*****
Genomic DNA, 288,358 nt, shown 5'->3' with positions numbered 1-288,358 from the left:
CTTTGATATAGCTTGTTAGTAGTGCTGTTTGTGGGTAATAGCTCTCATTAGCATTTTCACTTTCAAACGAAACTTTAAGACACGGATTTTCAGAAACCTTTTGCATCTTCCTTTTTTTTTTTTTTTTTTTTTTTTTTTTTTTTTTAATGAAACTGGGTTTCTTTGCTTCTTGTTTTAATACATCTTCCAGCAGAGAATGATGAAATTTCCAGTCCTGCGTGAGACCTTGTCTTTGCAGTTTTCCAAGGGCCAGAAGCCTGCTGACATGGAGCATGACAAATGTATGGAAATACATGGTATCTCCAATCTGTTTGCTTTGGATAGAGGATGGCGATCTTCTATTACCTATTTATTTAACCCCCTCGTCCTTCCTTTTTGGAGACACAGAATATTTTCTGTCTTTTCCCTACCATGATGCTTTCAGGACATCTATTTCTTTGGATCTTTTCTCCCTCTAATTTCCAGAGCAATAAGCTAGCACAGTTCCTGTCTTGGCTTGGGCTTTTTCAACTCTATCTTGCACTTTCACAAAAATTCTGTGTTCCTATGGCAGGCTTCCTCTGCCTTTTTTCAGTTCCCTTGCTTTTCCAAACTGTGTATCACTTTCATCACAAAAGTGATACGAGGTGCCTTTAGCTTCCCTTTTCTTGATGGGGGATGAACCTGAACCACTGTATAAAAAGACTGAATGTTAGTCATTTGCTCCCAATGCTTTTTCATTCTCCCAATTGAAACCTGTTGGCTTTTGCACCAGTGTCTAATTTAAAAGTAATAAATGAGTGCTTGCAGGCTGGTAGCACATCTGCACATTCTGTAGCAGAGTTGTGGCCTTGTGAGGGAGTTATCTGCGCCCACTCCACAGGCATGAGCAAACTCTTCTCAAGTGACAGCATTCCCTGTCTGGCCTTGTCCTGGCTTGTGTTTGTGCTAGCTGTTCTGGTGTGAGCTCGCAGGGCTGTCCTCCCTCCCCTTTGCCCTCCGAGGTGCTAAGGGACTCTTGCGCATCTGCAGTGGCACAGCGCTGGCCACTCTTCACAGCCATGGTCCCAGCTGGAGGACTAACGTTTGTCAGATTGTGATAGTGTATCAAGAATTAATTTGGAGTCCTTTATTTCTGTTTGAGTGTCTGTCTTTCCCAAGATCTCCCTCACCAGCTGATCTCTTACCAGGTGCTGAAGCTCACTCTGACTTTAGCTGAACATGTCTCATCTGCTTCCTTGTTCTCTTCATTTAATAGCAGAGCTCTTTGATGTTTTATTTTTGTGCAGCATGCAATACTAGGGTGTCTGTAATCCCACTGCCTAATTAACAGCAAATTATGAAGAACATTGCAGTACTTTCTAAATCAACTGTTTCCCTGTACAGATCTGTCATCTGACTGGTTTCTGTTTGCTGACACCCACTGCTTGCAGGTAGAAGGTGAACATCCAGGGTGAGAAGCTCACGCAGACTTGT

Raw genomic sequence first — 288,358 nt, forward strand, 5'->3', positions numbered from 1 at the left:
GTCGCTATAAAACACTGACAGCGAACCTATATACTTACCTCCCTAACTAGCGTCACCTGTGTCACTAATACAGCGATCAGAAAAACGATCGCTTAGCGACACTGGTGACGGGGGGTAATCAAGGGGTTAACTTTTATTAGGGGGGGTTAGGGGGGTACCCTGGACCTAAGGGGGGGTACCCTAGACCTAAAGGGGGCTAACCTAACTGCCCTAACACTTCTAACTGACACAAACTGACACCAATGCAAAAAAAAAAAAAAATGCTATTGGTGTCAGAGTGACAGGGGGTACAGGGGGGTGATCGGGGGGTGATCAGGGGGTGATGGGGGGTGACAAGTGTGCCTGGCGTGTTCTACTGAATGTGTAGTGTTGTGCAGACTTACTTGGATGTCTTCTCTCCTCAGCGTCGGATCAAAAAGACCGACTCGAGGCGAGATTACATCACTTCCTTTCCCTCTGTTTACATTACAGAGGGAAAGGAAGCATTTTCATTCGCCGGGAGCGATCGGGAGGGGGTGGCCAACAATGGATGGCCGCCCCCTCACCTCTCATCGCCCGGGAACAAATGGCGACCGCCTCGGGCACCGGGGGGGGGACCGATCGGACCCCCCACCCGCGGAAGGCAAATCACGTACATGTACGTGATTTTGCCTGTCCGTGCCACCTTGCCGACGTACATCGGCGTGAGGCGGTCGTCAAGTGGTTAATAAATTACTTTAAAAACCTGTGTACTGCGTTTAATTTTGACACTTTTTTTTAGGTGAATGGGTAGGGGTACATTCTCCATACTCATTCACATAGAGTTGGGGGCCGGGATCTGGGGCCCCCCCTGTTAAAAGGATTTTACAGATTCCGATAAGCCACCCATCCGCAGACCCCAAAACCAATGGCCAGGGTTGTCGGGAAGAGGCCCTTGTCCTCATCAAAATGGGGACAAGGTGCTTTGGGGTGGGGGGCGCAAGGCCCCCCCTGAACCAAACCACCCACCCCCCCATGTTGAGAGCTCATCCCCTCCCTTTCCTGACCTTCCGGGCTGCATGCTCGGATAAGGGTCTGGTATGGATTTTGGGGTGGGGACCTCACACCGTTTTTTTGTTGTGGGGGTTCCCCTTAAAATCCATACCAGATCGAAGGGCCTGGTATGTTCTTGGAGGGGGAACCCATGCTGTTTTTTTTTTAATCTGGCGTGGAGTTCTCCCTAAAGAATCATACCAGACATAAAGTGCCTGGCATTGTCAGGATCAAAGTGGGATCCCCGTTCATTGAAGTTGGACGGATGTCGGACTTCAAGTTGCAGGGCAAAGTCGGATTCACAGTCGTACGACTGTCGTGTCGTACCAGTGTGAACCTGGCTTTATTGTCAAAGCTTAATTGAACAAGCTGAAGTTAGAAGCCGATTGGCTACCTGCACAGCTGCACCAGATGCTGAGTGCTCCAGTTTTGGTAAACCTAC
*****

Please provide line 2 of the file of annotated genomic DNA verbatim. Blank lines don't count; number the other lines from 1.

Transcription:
CTTTGATATAGCTTGTTAGTAGTGCTGTTTGTGGGTAATAGCTCTCATTAGCATTTTCACTTTCAAACGAAACTTTAAGACACGGATTTTCAGAAACCTTTTGCATCTTCCTTTTTTTTTTTTTTTTTTTTTTTTTTTTTTTTTTAATGAAACTGGGTTTCTTTGCTTCTTGTTTTAATACATCTTCCAGCAGAGAATGATGAAATTTCCAGTCCTGCGTGAGACCTTGTCTTTGCAGTTTTCCAAGGGCCAGAAGCCTGCTGACATGGAGCATGACAAATGTATGGAAATACATGGTATCTCCAATCTGTTTGCTTTGGATAGAGGATGGCGATCTTCTATTACCTATTTATTTAACCCCCTCGTCCTTCCTTTTTGGAGACACAGAATATTTTCTGTCTTTTCCCTACCATGATGCTTTCAGGACATCTATTTCTTTGGATCTTTTCTCCCTCTAATTTCCAGAGCAATAAGCTAGCACAGTTCCTGTCTTGGCTTGGGCTTTTTCAACTCTATCTTGCACTTTCACAAAAATTCTGTGTTCCTATGGCAGGCTTCCTCTGCCTTTTTTCAGTTCCCTTGCTTTTCCAAACTGTGTATCACTTTCATCACAAAAGTGATACGAGGTGCCTTTAGCTTCCCTTTTCTTGATGGGGGATGAACCTGAACCACTGTATAAAAAGACTGAATGTTAGTCATTTGCTCCCAATGCTTTTTCATTCTCCCAATTGAAACCTGTTGGCTTTTGCACCAGTGTCTAATTTAAAAGTAATAAATGAGTGCTTGCAGGCTGGTAGCACATCTGCACATTCTGTAGCAGAGTTGTGGCCTTGTGAGGGAGTTATCTGCGCCCACTCCACAGGCATGAGCAAACTCTTCTCAAGTGACAGCATTCCCTGTCTGGCCTTGTCCTGGCTTGTGTTTGTGCTAGCTGTTCTGGTGTGAGCTCGCAGGGCTGTCCTCCCTCCCCTTTGCCCTCCGAGGTGCTAAGGGACTCTTGCGCATCTGCAGTGGCACAGCGCTGGCCACTCTTCACAGCCATGGTCCCAGCTGGAGGACTAACGTTTGTCAGATTGTGATAGTGTATCAAGAATTAATTTGGAGTCCTTTATTTCTGTTTGAGTGTCTGTCTTTCCCAAGATCTCCCTCACCAGCTGATCTCTTACCAGGTGCTGAAGCTCACTCTGACTTTAGCTGAACATGTCTCATCTGCTTCCTTGTTCTCTTCATTTAATAGCAGAGCTCTTTGATGTTTTATTTTTGTGCAGCATGCAATACTAGGGTGTCTGTAATCCCACTGCCTAATTAACAGCAAATTATGAAGAACATTGCAGTACTTTCTAAATCAACTGTTTCCCTGTACAGATCTGTCATCTGACTGGTTTCTGTTTGCTGACACCCACTGCTTGCAGGTAGAAGGTGAACATCCAGGGTGAGAAGCTCACGCAGACTTGT